once, or which demands the constant exercise of 
such energetic virtue. 

"Like a poet hidden in the light of thought," 
the politician's private conscience is hidden in the 
light of his public duty. He is himself a poet 
— a maker. He works not through words, but 
through the impulses and convictions of other 
men. His materials are the most ordinary — the 
events of the passing day, and the crude averages 
of unselected humanity. He takes them as they 
come, and remoulds them nearer to the heart's 
desire. Out of the conflicting aims of the multi- 
tudes of individuals, he creates the harmonies of 
concerted action. 

To some the praise of politicians may seem 


but the glorification of worldly success. " But 
what," they ask, " about the failures ? The world 
acclaims the hero who marches to triumph at the 
head of a great people. But what of one who is 
far in advance of his own time, the lonely cham- 
pion of unpopular truth, who dies unrecognized 
by the world he serves ? " 

The answer must be that there are good and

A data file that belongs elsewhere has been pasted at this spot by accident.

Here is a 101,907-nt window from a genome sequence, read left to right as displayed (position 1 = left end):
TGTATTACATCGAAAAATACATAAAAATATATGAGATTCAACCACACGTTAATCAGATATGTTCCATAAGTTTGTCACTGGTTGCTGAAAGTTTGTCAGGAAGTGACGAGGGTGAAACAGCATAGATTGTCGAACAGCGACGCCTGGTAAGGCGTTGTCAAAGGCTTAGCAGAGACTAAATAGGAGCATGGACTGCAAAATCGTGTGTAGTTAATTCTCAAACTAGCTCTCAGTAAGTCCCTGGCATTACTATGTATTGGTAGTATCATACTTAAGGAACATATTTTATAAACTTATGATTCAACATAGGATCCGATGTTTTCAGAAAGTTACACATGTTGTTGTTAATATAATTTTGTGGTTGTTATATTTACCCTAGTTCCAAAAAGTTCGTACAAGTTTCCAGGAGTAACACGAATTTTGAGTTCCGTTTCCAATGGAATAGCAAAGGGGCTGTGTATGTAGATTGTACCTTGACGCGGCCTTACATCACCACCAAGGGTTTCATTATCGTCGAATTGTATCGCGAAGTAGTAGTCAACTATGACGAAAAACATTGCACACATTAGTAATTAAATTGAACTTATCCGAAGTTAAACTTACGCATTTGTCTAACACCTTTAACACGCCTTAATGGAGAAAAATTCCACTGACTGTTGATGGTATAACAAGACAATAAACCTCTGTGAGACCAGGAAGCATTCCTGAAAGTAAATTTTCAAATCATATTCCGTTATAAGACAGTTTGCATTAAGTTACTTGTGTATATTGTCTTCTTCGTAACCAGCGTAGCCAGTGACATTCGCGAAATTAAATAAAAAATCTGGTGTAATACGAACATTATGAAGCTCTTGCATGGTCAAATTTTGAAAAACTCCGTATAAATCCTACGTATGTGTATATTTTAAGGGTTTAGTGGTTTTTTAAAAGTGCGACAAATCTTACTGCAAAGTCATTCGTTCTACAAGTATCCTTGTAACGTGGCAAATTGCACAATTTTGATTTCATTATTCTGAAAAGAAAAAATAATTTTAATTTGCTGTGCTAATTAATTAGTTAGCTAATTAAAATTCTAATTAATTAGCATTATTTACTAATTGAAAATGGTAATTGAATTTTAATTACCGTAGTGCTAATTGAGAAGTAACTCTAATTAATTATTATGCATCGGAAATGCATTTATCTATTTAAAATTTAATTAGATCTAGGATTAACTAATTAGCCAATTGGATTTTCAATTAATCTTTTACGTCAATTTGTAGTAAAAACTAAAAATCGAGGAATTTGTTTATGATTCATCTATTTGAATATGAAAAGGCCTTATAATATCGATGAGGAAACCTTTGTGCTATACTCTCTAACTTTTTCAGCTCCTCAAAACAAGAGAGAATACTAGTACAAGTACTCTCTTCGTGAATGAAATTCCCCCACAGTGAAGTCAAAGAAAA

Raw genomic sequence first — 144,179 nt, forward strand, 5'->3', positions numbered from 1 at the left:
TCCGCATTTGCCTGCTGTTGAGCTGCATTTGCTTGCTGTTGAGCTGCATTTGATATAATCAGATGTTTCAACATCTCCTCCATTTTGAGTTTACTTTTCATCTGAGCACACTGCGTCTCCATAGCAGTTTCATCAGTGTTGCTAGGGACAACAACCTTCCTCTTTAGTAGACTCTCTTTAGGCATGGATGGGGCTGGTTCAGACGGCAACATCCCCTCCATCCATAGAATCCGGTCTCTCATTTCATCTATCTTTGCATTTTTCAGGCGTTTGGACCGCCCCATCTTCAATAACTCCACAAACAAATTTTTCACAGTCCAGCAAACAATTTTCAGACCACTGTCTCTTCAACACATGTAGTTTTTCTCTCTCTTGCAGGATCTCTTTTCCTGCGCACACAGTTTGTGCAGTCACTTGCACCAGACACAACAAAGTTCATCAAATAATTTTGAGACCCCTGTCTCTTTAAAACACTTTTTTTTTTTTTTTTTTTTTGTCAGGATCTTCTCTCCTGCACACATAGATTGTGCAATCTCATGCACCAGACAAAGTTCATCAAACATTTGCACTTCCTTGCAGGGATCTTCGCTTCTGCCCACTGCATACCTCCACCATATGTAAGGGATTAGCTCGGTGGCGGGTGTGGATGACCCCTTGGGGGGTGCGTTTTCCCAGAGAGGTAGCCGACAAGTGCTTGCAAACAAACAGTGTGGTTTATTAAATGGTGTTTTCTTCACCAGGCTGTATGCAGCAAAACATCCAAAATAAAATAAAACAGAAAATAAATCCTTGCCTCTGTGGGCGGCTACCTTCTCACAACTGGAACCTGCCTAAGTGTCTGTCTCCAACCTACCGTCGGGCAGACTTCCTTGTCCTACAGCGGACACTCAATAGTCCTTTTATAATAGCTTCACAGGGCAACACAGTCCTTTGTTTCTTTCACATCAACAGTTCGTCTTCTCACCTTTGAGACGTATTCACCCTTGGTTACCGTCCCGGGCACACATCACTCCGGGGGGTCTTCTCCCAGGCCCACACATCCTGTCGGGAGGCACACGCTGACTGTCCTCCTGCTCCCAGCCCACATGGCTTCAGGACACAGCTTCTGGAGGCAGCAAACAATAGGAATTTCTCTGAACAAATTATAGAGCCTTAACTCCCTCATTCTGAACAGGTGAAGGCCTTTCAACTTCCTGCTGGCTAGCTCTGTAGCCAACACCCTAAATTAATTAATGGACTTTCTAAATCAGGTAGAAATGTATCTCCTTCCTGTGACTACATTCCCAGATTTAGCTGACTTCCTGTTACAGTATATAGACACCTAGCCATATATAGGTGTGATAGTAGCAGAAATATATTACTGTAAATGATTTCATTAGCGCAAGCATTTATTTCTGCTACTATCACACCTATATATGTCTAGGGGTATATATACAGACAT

great men whom we praise for other qualities than 
those of the politician. Their high function it is 
to proclaim ideas that are not affected by the 
changing circumstances of their own day. They 
belong to the ages, and not to a single generation. 
Their fame is dateless. 

But, on the other hand, we must recognize the 
fact that one may be in advance of his age and 
yet closely related to it, as an effective politician. 
The politician aims at success, but it is not neces- 
sary that the success should be personal. It is the 
final issue of the struggle which must be kept in 

The politician is quick to seize an opportunity, 
but it may be only the opportunity to make a be- 
ginning in a work so vast that it cannot be com- 
pleted in his own lifetime. He may deliberately 


ally himself to the party of the future, and labor 
to-day for results that cannot appear till the day 
after to-morrow. He may see that the surest way to 
the attainment of his ultimate purpose is through 
the ruins of his own fortunes, and he may choose 
to take that way. 

In all this he is still within the range of prac- 
tical politics, and is concerned with the adapta- 
tion of means to ends. He is dealing with the 
issues not of a day, but of a century. It is not 
safe to say that a politician has failed till the re- 
turns are all in. 

As the true sequence of events becomes plain, 
History revises our judgments in regard to politi- 
cal sagacity. We begin to see who were the lead- 
ers, and who were the blindly led. 

There have been martyrs who in the hour of 
their agony have been far-seeing politicians. They 
have been sustained not so much by a beatific